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A brief history/thought on Stoicism: The Stoics trace their lineage to Zeno of Citium, who founded a philosophical school in Athens about 300 years before the birth of Christ. Along with Seneca, the Stoics are mostly known today by the works of Epictetus, an emancipated slave, and the Roman philosopher-emperor Marcus Aurelius. Central to their worldview was the need to distinguish between what we can and cannot control, and waste no time worrying about the latter. In other words, we should conform our thoughts and behaviour to Mother Nature’s ineluctable course, which the Stoics believed was a major part of what it is to be good or virtuous.

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Answer Well: Values-Goals-Action. I heard this from a colleague this week and it stuck with me. What are my values is the baseline for everyone. Values inform Goals. Goals lead or should lead to Action. V-G-A. After thinking through VGA for a day or so, I ran into this “you get what you believe in” piece on Medium. It’s an interesting thought. If you “get what you believe you deserve” in a romantic relationship, it stands to reason that it would be true in a professional setting, or more so. Put another way, the author writes “we get the exact treatment we allow. But it’s also true in life overall (and work) as well.”

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Today’s thought: One thing I noticed about good companies is that they help their people find themselves, even when that means losing them. Normally, though, it doesn’t mean losing people. It means winning people. It creates more opportunity overall. Allowing employees and team members to explore new roles, new skills and yes, sometimes, new journeys. Things like shadowing, leadership training, etc. It requires a self-assured and big picture view of the world. Investing in people always pays dividends. This week consider how to invest in your team even if it means letting them explore or be honest about their connection to your organization.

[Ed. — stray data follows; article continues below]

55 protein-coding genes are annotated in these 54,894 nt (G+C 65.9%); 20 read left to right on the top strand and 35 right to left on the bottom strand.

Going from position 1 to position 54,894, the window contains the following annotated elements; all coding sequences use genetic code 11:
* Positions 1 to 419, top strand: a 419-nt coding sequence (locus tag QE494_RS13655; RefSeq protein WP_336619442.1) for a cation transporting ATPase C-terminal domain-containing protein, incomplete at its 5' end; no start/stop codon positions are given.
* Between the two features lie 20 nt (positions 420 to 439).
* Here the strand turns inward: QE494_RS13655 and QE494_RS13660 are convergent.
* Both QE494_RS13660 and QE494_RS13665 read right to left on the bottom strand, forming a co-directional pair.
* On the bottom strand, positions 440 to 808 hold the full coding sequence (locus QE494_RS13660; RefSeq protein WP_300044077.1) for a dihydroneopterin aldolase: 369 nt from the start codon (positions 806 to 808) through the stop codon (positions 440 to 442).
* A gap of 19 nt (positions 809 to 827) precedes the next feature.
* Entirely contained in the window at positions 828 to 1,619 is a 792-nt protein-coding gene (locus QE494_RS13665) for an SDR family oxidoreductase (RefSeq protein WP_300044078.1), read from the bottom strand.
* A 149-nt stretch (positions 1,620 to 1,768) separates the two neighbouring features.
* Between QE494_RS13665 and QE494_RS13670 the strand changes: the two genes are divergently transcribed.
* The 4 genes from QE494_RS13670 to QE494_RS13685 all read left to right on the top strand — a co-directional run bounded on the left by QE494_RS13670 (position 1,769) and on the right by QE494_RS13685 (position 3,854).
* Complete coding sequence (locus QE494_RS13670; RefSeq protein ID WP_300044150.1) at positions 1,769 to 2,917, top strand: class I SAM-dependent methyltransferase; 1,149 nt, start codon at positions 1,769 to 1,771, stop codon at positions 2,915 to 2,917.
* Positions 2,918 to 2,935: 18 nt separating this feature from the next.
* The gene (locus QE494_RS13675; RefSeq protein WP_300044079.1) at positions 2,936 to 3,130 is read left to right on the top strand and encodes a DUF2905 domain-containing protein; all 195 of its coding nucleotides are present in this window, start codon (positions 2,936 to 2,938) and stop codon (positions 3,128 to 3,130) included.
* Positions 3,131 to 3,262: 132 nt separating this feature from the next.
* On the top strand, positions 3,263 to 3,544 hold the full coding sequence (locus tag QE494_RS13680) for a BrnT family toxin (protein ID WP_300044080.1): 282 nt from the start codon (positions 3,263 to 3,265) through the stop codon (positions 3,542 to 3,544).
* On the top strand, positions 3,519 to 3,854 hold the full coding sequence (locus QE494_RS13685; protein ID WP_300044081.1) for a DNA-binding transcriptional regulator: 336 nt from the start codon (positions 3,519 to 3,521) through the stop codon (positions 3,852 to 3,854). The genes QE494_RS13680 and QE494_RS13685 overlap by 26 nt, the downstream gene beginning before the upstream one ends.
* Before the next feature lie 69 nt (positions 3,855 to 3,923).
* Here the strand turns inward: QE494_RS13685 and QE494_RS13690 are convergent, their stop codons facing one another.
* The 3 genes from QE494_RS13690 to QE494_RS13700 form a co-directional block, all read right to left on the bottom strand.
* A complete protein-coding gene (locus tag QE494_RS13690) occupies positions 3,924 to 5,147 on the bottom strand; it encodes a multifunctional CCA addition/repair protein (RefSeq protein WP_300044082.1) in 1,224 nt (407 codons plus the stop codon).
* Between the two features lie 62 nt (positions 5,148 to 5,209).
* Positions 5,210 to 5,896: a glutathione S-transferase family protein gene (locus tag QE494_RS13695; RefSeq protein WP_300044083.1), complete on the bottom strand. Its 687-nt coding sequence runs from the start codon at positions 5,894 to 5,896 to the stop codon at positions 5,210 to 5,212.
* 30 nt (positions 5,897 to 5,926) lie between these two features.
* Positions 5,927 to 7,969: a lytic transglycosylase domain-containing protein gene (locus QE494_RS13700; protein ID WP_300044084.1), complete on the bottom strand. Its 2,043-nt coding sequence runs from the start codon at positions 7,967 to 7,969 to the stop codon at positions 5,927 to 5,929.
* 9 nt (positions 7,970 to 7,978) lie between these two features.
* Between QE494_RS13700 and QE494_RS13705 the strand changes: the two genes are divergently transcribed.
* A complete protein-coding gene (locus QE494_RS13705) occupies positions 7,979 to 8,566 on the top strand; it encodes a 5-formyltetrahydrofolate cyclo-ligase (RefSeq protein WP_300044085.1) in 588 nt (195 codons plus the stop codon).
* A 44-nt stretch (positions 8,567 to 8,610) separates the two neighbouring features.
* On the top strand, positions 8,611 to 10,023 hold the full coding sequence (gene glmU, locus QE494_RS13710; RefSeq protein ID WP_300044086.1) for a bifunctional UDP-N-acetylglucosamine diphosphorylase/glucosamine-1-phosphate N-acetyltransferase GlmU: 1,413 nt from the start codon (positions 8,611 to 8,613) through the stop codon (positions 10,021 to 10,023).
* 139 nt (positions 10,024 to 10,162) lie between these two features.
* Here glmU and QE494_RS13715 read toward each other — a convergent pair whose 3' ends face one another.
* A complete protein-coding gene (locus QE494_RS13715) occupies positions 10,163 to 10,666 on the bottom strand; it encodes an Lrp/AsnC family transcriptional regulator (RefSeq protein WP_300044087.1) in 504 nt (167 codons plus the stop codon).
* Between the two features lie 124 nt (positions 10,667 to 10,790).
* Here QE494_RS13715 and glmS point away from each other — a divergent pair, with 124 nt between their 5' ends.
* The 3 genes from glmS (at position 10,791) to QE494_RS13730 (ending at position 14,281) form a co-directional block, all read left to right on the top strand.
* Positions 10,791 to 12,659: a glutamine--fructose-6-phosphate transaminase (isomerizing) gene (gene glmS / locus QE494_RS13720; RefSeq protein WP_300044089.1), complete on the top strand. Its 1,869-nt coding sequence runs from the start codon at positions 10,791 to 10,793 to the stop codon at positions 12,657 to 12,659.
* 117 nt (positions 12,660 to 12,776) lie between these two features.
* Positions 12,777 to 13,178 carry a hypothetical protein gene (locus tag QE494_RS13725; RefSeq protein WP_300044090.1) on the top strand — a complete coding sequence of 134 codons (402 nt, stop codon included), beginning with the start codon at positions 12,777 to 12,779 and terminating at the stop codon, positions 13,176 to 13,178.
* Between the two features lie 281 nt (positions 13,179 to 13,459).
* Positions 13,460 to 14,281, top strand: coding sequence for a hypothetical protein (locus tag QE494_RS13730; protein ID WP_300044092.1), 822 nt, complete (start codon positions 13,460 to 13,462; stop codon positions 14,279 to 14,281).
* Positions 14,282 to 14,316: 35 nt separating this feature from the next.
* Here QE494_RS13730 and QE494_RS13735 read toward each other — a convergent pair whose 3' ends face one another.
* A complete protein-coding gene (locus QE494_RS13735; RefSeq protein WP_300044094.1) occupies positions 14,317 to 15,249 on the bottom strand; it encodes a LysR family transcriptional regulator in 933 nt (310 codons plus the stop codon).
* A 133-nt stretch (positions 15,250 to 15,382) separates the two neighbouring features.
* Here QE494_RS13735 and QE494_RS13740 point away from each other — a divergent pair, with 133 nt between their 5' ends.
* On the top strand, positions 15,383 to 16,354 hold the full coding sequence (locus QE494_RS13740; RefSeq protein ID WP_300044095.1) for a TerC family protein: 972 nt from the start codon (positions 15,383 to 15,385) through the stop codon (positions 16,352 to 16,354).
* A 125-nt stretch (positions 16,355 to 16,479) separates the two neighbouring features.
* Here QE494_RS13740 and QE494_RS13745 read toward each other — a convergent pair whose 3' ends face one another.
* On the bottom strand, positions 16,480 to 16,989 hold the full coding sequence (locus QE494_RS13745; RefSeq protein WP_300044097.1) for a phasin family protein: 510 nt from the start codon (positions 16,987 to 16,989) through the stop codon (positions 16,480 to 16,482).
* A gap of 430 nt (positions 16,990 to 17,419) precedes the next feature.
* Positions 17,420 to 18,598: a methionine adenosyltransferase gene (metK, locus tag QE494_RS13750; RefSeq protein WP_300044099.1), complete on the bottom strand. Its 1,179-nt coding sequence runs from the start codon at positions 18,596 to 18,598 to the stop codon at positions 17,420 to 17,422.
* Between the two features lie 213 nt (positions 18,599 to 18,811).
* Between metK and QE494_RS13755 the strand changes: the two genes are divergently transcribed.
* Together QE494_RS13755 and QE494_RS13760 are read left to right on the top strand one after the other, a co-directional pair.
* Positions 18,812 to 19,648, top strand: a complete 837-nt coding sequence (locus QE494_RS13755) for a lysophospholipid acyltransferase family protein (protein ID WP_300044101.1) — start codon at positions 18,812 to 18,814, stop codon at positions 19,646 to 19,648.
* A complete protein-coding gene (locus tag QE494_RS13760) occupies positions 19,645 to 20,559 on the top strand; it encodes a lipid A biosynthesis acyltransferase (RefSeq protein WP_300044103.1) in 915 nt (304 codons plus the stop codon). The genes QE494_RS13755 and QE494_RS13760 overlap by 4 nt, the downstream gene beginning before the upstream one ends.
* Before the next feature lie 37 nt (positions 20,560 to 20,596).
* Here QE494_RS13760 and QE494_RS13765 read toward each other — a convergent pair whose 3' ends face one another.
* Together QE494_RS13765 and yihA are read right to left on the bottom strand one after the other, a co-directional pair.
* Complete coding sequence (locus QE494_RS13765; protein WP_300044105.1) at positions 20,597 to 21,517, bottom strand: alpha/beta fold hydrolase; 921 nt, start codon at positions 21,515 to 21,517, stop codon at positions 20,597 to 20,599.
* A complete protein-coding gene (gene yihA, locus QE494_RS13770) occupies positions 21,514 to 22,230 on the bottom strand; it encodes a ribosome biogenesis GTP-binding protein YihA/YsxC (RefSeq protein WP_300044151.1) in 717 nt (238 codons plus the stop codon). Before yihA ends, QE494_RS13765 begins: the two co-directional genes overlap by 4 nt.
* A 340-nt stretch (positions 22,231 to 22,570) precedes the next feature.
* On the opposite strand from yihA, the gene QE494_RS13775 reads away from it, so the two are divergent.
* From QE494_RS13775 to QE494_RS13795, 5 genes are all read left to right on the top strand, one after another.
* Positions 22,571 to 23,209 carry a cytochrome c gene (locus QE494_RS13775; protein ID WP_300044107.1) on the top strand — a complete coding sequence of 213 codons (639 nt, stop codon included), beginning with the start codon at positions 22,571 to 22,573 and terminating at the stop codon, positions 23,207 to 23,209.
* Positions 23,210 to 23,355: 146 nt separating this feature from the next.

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Quote: “Having a word for something helps spread awareness of it.” -Taleb

Bonus Content: The top 20 movies of 1998. This is important for several reasons. First, who doesn’t love a movie list? Controversy no matter what. Go. Second, 1998 was an amazing year for movies though I’d argue that 1999 (Matrix, American Beauty, Office Space) and 1994 (Forrest Gump, Pulp Fiction, The Shawshank Redemption) were slightly better. Third, and perhaps most importantly, #18 is The Spanish Prisoner written by David Mamet. I watched this movie so many times in high school. Turned me on to good screenwriting and Mamet whose career I’ve been following and enjoying ever since.

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Continued success and continue to answer well,

Written by

Thinker, curious leader, once an attorney…always trying to answer well.